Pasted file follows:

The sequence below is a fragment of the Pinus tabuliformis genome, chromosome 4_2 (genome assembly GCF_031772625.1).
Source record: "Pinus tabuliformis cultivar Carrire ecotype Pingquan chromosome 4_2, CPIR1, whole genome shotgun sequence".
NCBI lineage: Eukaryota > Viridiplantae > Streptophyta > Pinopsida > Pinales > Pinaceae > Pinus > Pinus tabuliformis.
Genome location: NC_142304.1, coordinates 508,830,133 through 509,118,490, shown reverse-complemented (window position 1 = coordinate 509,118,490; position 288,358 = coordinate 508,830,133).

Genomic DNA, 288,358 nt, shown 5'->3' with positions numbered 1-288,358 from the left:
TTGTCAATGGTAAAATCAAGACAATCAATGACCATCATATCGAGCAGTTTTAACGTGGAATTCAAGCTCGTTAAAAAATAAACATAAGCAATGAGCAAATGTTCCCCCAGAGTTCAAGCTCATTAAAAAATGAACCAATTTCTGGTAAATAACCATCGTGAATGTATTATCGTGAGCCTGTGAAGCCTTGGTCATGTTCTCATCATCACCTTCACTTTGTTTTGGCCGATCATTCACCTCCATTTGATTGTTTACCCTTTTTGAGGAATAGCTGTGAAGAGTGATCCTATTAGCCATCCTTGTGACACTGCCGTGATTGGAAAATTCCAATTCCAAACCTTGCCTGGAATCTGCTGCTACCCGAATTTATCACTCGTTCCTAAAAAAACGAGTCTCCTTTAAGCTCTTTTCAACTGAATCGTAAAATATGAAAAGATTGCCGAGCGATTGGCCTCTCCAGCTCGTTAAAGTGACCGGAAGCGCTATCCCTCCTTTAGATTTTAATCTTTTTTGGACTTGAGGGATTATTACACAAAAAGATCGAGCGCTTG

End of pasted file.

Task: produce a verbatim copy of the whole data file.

The sequence below is a fragment of the Pinus tabuliformis genome, chromosome 4_2 (genome assembly GCF_031772625.1).
Source record: "Pinus tabuliformis cultivar Carrire ecotype Pingquan chromosome 4_2, CPIR1, whole genome shotgun sequence".
NCBI lineage: Eukaryota > Viridiplantae > Streptophyta > Pinopsida > Pinales > Pinaceae > Pinus > Pinus tabuliformis.
Genome location: NC_142304.1, coordinates 508,830,133 through 509,118,490, shown reverse-complemented (window position 1 = coordinate 509,118,490; position 288,358 = coordinate 508,830,133).

Genomic DNA, 288,358 nt, shown 5'->3' with positions numbered 1-288,358 from the left:
TTGTCAATGGTAAAATCAAGACAATCAATGACCATCATATCGAGCAGTTTTAACGTGGAATTCAAGCTCGTTAAAAAATAAACATAAGCAATGAGCAAATGTTCCCCCAGAGTTCAAGCTCATTAAAAAATGAACCAATTTCTGGTAAATAACCATCGTGAATGTATTATCGTGAGCCTGTGAAGCCTTGGTCATGTTCTCATCATCACCTTCACTTTGTTTTGGCCGATCATTCACCTCCATTTGATTGTTTACCCTTTTTGAGGAATAGCTGTGAAGAGTGATCCTATTAGCCATCCTTGTGACACTGCCGTGATTGGAAAATTCCAATTCCAAACCTTGCCTGGAATCTGCTGCTACCCGAATTTATCACTCGTTCCTAAAAAAACGAGTCTCCTTTAAGCTCTTTTCAACTGAATCGTAAAATATGAAAAGATTGCCGAGCGATTGGCCTCTCCAGCTCGTTAAAGTGACCGGAAGCGCTATCCCTCCTTTAGATTTTAATCTTTTTTGGACTTGAGGGATTATTACACAAAAAGATCGAGCGCTTG